- Google heads back to court for round two in a sex bias suit, Reuters reports. The plaintiffs brought the original class-action suit against the company in September, charging it with paying women less than men for doing similar work and placing women in jobs with fewer promotional opportunities.
- In December, a California judge dismissed the suit for being too broad in scope by attempting to include all women who worked at Google in California. The judge gave the main plaintiffs 30 days to refile their claim on behalf of the women they believe were directly affected by the alleged policies.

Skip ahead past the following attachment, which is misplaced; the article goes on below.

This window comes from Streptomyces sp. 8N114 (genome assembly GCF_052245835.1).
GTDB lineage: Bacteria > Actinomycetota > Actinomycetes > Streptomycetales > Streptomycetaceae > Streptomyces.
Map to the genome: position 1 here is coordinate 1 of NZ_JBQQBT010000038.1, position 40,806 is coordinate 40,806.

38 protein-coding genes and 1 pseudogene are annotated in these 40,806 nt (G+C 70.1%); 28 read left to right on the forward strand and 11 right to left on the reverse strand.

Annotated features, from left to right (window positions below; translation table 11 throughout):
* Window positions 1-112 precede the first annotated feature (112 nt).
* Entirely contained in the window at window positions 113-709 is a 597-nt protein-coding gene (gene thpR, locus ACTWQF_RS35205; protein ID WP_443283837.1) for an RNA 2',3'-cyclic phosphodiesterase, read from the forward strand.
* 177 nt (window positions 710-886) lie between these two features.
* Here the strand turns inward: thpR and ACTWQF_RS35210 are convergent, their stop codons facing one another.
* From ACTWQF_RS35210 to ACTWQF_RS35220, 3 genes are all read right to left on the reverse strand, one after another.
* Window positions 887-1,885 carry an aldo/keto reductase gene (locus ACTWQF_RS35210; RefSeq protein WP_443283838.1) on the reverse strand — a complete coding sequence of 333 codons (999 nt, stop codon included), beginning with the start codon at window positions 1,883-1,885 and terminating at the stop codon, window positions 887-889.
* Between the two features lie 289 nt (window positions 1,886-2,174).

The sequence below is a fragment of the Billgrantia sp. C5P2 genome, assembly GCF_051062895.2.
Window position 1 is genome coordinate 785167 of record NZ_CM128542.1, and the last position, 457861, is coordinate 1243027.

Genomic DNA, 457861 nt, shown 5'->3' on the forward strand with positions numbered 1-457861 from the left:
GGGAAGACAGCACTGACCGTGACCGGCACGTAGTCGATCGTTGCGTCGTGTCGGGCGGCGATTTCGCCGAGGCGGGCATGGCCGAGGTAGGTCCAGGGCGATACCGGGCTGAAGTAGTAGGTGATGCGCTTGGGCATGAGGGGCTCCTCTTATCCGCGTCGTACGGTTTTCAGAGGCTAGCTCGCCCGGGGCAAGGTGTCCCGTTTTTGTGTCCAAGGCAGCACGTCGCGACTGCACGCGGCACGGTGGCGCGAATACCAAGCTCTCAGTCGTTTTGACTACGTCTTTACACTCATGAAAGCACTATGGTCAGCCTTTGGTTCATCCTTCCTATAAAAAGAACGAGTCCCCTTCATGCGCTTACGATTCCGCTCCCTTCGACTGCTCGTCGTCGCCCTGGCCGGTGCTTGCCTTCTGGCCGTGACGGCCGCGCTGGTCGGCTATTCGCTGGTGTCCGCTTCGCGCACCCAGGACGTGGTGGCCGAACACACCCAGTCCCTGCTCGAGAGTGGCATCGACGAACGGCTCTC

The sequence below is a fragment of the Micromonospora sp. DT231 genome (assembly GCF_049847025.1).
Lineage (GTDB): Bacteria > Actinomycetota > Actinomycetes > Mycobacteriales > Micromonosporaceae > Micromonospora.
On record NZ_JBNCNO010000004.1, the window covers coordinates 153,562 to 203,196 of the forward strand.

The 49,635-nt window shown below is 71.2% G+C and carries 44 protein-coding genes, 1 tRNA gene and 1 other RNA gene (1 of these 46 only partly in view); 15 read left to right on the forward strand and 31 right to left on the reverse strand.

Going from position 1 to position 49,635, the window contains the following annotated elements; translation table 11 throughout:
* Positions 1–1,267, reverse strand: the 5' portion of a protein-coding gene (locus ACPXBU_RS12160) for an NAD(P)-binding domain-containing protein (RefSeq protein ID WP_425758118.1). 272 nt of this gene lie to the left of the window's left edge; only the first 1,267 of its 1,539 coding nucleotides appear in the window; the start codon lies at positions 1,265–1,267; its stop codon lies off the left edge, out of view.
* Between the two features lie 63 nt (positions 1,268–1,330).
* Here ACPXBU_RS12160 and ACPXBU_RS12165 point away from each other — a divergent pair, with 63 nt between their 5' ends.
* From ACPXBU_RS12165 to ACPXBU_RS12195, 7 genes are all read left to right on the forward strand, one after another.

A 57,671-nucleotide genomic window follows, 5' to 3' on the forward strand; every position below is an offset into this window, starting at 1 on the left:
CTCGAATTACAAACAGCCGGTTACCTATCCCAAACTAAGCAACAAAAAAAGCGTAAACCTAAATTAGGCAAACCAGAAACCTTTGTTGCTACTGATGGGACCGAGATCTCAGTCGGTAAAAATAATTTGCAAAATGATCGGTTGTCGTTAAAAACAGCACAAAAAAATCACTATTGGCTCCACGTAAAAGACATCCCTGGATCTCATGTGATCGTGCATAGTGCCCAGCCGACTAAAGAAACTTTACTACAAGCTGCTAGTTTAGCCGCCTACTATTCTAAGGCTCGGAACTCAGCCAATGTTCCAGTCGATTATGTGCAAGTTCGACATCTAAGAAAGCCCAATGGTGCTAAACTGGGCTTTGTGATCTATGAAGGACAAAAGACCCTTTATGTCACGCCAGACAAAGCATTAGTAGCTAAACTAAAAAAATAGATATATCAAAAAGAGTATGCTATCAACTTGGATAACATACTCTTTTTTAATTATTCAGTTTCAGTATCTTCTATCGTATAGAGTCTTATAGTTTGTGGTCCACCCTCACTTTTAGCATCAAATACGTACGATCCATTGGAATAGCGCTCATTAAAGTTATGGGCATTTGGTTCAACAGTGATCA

- A Google spokesperson previously said that the company works to fix any problems it finds and focuses on creating a good work environment for everyone.
Google has been facing pay discrimination allegations from several directions in recent months, including the federal government and The New York Times, and its not alone.
Several high-profile companies have faced similar claims in recent months, while others took affirmative steps to remedy disparities.
Salesforce, for example, dropped $6 million to close its pay gap and hired its first chief equality officer. Accenture unveiled a staffing goal of 50% women and 50% men by 2025, which includes plans to increase the number of women managing directors to 25% globally by 2020.